Final Ratings Summary:
  1. JDM G2 — Highest amount of light output with good beam spread and smoothness.  Some spurious light above the cutoff could cause some annoyance to other drivers.  Falls just short of halogen download lighting distance.  However, if you don’t mind that tradeoff, and you insist on getting LEDs, this is your best buy option.
  2. Sylvania SilverStar — Most accurate (i.e. legal) beam pattern available with the best downroad lighting distance.  Best value option.
  3. OPT7 Fluxbeam — Low beam performance poor.  Requires two pigtail harness connections which are unsealed.
  4. SOCAL-LED — NOT RECOMMENDED.  Too easily dislodged from the mounting ring creating safety concern.

Prepping for Winter

Exterior receptacle

With another Michigan winter looming, I decided to get out in front of potential cold start issues with the diesel. 

Starting an ice cold 7.3 Power Stroke Diesel is a bear, and it’s hard on the engine, too.  The diesel supplemental owners manual says to plug the engine block heater in when temperatures dip below 40°. 

No problem, I’ve got an exterior outlet.  It’s on the back of the house, and the thought of leaving my 10ga 50′ extension cord lying outside, under the snow, getting stepped on and gouged with snow shovels, doesn’t make me very merry.

After a quick run to the hardware store, I’ve got 

  • 25′ Romex 12/2
  • Exterior metal surface mount J-box
  • Exterior weather tight receptacle cover
  • Masonry mounting screws and mollies
  • Plastic single gang J-box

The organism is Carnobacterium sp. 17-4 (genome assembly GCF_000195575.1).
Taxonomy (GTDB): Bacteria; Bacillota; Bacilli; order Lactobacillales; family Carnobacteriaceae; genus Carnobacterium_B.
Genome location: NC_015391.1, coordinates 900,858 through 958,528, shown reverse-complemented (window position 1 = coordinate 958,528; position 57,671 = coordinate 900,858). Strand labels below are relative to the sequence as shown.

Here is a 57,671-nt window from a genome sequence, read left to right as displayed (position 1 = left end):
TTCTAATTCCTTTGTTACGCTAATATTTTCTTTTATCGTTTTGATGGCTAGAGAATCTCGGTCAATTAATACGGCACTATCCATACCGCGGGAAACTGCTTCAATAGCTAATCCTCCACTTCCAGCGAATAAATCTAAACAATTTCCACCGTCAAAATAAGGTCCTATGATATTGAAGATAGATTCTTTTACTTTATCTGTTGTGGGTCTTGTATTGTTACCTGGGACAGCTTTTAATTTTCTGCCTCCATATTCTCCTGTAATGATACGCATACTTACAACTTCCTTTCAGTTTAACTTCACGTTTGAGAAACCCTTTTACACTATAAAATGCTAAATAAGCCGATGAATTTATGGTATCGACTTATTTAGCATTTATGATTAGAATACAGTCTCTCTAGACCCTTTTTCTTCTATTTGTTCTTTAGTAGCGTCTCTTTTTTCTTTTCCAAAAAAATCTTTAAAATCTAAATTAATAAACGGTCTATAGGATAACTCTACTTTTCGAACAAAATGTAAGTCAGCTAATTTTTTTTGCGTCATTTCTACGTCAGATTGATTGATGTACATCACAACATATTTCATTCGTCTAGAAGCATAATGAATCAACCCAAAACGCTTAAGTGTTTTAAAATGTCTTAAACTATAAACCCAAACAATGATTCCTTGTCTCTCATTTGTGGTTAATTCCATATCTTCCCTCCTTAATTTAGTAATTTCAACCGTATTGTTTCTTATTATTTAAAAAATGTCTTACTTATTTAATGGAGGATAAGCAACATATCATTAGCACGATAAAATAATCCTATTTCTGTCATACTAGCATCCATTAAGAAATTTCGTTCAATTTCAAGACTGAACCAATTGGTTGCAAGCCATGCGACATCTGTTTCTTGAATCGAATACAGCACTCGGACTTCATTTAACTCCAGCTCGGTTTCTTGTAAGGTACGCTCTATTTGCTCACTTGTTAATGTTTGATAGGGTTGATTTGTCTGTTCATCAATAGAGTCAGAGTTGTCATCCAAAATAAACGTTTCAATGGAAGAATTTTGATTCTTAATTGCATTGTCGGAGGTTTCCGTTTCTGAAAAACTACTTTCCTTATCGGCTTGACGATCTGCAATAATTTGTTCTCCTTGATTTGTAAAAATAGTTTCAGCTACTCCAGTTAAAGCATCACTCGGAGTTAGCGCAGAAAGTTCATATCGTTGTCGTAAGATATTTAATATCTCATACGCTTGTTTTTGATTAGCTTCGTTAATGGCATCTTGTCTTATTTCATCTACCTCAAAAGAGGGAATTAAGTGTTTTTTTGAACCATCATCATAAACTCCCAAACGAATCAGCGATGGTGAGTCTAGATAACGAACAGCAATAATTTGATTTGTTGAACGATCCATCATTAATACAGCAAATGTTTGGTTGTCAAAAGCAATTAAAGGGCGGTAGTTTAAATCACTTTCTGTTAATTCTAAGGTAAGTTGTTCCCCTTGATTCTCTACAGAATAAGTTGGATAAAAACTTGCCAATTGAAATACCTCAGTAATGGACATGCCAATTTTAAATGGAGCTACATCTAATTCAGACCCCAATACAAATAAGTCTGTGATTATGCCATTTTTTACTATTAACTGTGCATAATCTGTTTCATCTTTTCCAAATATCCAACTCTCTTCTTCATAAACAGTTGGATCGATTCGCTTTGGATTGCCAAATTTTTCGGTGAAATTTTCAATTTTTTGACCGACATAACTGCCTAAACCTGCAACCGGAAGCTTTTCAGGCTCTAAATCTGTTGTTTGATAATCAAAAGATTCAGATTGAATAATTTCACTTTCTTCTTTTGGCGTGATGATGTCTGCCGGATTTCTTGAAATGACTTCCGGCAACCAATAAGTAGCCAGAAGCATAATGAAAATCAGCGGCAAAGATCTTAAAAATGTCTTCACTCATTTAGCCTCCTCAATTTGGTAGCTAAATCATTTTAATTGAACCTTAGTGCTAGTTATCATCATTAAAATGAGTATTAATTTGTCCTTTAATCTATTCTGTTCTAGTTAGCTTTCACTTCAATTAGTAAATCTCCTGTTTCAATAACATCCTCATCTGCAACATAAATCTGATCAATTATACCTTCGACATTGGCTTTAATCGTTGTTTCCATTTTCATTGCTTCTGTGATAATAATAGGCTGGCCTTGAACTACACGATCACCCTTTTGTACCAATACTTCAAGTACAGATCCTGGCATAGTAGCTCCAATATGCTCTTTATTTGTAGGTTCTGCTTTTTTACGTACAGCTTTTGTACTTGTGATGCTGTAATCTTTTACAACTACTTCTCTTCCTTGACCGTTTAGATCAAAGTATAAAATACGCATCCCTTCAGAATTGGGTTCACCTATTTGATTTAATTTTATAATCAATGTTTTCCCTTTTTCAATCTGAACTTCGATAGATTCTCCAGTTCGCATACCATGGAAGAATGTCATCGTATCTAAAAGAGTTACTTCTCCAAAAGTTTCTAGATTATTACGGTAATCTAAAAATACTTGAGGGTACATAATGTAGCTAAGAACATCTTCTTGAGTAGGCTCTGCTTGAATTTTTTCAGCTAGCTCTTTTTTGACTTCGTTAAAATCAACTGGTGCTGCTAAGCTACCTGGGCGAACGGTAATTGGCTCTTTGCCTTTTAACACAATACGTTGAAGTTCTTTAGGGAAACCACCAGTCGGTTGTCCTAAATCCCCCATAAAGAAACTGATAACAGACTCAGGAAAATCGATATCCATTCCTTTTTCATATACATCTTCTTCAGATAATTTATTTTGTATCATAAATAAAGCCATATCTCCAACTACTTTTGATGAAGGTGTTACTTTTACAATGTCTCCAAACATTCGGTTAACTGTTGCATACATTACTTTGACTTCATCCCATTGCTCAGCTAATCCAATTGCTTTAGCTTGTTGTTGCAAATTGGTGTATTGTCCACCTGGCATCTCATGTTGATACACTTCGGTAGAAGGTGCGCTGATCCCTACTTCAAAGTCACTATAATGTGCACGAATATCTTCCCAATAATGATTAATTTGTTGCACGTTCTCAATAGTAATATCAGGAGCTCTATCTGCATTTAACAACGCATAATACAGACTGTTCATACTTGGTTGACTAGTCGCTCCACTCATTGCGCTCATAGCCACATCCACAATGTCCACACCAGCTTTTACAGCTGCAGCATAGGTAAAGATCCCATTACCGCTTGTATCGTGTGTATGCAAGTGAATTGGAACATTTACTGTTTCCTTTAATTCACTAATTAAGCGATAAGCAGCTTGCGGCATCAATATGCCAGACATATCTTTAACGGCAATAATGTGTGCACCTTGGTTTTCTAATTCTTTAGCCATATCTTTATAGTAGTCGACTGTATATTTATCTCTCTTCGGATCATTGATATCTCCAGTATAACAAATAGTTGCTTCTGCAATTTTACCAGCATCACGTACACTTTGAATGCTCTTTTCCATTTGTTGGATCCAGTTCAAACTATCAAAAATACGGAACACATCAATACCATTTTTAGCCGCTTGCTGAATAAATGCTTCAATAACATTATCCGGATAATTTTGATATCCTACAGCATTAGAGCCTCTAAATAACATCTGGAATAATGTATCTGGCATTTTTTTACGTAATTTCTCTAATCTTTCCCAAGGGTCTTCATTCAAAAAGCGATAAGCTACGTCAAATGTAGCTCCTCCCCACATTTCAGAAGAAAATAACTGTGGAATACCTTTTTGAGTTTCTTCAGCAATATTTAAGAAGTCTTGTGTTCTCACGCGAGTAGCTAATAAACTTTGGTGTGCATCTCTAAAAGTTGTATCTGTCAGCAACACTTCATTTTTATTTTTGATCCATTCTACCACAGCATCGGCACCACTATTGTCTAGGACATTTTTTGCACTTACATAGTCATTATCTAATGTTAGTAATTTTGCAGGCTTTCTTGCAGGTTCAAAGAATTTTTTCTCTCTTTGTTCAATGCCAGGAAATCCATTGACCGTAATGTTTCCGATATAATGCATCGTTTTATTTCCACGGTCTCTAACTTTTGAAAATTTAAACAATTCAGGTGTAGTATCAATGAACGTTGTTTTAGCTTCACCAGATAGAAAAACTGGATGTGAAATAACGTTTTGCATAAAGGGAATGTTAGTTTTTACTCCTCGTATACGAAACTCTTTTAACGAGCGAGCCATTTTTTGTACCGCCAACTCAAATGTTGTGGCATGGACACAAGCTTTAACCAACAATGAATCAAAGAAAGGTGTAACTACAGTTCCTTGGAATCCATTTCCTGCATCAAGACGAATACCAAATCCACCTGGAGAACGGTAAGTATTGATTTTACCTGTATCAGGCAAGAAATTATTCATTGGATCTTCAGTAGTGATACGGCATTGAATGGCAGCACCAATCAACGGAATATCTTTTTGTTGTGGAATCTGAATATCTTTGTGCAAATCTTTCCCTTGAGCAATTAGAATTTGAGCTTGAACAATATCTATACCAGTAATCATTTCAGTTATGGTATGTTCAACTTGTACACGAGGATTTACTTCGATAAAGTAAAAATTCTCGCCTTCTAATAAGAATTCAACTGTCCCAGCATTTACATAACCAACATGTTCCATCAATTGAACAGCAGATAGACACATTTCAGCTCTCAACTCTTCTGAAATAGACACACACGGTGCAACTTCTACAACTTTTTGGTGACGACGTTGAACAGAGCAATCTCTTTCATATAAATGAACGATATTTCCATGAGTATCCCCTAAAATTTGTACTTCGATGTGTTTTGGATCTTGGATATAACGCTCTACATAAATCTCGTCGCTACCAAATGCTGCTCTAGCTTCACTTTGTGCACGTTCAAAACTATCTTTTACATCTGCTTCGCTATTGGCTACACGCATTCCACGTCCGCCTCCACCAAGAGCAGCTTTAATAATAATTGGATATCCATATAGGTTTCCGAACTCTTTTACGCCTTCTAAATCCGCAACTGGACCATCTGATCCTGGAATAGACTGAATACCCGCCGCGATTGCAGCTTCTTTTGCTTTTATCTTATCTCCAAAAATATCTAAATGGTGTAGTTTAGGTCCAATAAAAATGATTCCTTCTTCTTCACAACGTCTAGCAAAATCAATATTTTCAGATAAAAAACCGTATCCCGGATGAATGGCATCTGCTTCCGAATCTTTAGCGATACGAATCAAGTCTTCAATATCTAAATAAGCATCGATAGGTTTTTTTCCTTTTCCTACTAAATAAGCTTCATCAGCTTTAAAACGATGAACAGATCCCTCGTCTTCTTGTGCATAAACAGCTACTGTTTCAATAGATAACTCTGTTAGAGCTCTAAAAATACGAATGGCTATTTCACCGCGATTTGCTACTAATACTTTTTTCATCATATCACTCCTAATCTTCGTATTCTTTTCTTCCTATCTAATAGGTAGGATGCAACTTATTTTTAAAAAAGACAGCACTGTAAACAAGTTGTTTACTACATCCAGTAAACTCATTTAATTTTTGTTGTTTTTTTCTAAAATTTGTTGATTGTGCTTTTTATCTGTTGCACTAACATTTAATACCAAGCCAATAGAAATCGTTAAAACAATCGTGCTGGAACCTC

• Wire nuts
  • Wire staples
  • Hard wired timer

Permanent timer. They should probably include a magnifying glass with this model.

About an hour later, had the outlet installed and wired on a handy timer.  The engine block heater draws about 1000w, so leaving that plugged in for 10-12hrs is no chump change.  I’ve currently got it set to go on about 4am, giving the engine about 3-4hrs of snugly warmth.

See you down the road 

Winterizing the Airstream, Again

Air compressor hooked up, HWH drain plug open

It’s that time, again.  Put the old girl into storage, and make sure there’s no water to burst any pipes or tanks.  Easy peasey.  I did things a little differently this year. 

Ball valve fresh water to air compressor adapter

  1. Open all faucets and fixtures.
  2. Open fresh water drain valve
  3. Open hot water heater drain plug
  4. Bypass water pump with short connector.  Cycle water pump for 15 seconds to expel any water.
  5. Connect air compressor to fresh water hookup.
  6. Set regulator to 80 psi, and expell.
  7. Repeat until there’s no water coming out of any of the drains or fixtures. Since I’m using a small 4 gallon compressor, I burned a lot of time letting the pressure spool up. Took about 15-20 cycles of ‘off’ and ‘on’ with the ball valve connector. Be sure to open the exterior spigot, and toilet flush.
  8. Drain the holding tanks.
  9. Pour antifreeze down kitchen sink, bathroom sink, shower drain, and toilet.

Whole process took about 2 hours.  I imagine it would have been a lot quicker with a larger compressor (capacity).

I’m confident there isn’t a drop of water left in that trailer. 

See you down the road